Aberdeen can rise to the challenge of finding news ways to boost the economy, politicians and industry leaders said today.
The confident comments come despite a report yesterday that predicts Brexit will hit Aberdeen’s economy the hardest of any UK city.
Written by the Centre for Cities and the Centre for Economic Performance at the London School Economics, the report predicts Aberdeen’s economic output will shrink by up to 3.7%.
Centre for Cities chief executive Andrew Carter said: “The challenge for Aberdeen will be to diversify its industrial structure in the years ahead, so that it is less reliant on one sector (oil and gas).
“This will be crucial for the city to thrive after we leave the EU.”
Aberdeen City Council leader, Cllr Jenny Laing, admitted there were “huge challenges” ahead, but said positive strides are being taken.
She said: “In the past year, we have signed the £250 million Aberdeen City Region Deal, which we estimate will be worth a total of £826m when wider private investment and our own contribution are factored in.
“This funding is already being put to use to foster innovation and diversification.”
Cllr Laing said investors had shown confidence by buying some of the £370m in city council bonds.
“With the bond issue and the completion of the City Region Deal, in a single month alone last year more than £600 million of funding for vital projects was secured.
“When you take time to consider what is being done to shape our city’s future it should give us all great optimism.”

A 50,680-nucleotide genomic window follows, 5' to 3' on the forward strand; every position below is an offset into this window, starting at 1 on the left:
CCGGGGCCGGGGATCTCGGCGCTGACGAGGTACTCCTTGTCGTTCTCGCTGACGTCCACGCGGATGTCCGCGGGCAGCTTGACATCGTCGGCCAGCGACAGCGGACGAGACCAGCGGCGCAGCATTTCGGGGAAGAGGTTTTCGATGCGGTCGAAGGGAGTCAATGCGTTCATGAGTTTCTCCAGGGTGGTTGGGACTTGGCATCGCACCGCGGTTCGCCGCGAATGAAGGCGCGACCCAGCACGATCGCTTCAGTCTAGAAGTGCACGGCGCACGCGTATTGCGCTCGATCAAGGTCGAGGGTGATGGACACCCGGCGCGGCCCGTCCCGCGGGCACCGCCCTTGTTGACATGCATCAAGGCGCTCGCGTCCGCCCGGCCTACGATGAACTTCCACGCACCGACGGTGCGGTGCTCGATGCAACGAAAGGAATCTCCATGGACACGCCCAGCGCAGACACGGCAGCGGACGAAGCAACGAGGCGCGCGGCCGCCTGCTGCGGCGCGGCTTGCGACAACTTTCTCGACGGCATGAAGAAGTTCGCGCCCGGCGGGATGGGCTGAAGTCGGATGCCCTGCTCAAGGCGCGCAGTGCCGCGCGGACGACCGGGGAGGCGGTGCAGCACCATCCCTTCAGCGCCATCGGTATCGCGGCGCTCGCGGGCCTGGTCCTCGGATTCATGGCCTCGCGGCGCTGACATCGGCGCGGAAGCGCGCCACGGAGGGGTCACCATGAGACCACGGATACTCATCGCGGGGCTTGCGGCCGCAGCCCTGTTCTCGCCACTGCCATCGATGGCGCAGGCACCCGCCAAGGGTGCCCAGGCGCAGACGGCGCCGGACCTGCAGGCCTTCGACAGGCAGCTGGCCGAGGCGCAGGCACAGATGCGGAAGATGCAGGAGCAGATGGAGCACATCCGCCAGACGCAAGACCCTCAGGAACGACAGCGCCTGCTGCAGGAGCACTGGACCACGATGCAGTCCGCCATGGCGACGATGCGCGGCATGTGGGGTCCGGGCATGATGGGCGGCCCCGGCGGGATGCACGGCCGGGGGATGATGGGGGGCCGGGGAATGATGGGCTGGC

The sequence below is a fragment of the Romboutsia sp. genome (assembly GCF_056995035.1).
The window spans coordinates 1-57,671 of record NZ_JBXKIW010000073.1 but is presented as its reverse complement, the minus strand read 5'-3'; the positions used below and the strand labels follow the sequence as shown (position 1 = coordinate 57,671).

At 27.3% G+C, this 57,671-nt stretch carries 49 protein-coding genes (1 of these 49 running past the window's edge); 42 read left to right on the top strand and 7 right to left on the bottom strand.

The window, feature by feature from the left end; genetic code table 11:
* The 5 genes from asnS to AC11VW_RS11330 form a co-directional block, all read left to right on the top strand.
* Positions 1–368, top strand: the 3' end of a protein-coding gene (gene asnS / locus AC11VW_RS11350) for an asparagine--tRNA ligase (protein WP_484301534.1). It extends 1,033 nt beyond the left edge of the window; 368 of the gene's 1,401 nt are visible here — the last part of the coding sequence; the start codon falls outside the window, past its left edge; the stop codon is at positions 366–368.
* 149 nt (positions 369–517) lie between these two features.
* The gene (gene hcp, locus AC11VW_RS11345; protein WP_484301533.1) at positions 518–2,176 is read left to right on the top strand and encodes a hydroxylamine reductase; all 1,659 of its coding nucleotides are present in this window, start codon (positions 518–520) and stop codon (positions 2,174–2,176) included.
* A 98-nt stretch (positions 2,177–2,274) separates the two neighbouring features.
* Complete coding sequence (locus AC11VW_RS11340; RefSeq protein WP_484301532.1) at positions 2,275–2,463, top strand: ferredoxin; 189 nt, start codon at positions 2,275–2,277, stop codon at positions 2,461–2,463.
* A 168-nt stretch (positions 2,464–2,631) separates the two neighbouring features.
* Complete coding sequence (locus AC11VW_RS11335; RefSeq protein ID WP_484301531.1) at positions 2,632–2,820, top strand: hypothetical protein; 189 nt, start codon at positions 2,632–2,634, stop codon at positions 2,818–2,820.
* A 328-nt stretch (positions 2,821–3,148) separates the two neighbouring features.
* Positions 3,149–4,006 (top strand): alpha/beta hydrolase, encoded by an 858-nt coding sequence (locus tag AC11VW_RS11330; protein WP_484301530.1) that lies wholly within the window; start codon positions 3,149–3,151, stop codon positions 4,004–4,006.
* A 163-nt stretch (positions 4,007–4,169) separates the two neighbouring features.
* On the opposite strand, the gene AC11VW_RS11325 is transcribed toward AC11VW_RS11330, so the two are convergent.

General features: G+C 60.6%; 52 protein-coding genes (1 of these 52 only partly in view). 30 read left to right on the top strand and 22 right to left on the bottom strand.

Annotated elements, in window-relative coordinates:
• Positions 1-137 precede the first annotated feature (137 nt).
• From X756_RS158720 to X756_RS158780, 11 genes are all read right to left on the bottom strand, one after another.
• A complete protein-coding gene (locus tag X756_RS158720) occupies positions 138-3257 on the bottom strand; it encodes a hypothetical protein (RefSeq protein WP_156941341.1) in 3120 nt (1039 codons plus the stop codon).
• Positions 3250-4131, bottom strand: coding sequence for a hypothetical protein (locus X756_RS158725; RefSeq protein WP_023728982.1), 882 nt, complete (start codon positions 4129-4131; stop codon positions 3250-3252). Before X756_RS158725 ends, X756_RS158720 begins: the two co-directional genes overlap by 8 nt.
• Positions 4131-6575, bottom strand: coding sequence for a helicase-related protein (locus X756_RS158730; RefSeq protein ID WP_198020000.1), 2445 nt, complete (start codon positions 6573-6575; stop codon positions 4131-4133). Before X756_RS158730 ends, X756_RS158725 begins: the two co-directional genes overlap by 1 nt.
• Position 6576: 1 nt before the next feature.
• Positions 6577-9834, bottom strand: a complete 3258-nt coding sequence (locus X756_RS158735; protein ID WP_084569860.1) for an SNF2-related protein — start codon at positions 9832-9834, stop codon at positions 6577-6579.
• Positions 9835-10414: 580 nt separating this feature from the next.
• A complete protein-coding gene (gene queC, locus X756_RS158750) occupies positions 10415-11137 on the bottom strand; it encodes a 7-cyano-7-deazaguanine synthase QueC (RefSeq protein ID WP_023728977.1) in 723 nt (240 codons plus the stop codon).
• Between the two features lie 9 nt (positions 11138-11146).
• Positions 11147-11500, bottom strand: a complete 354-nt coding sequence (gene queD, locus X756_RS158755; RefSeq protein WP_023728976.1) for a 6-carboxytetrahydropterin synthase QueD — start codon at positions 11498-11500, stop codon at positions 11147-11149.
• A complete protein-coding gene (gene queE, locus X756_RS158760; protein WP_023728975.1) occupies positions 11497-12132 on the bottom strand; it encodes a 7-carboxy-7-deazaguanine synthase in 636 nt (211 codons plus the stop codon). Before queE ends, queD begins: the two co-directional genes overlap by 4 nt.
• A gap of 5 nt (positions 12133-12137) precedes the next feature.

The mood was similarly upbeat at Aberdeen and Grampian Chamber of Commerce, which represents businesses in the city and region.
Its chief executive, Russell Borthwick, said: “Clearly there are challenges associated with whatever type of Brexit outcome we see but we are hopeful that the technology, skills and innovation for which this area is renowned will stand us in good stead to see this as an opportunity rather than a threat.”
Aberdeen North MP Kirsty Blackman, of the SNP, criticised her Aberdeen South counterpart, Tory Ross Thomson, for supporting the Vote Leave campaign in the run up to the Brexit vote.
Ms Blackman said: “To discover we may be the worst affected city for something we didn’t even want in the first place is devastating.
“Mr Thomson must now explain to his constituents why he put so much effort into campaigning for a cause which looks set to directly hurt this city and its economic output.”
Jennifer Craw, chief executive of private sector economic development body Opportunity North East, said: “Economic diversification is already at the top of the region’s agenda.
“We have a shared vision for the economy which involves having a broad and resilient business base.
“This involves making the most of the oil and gas opportunity ahead and growing our other significant industry sectors, including food, drink and agriculture, life sciences and tourism while developing the digital economy.”
Mr Thomson was unavailable for comment.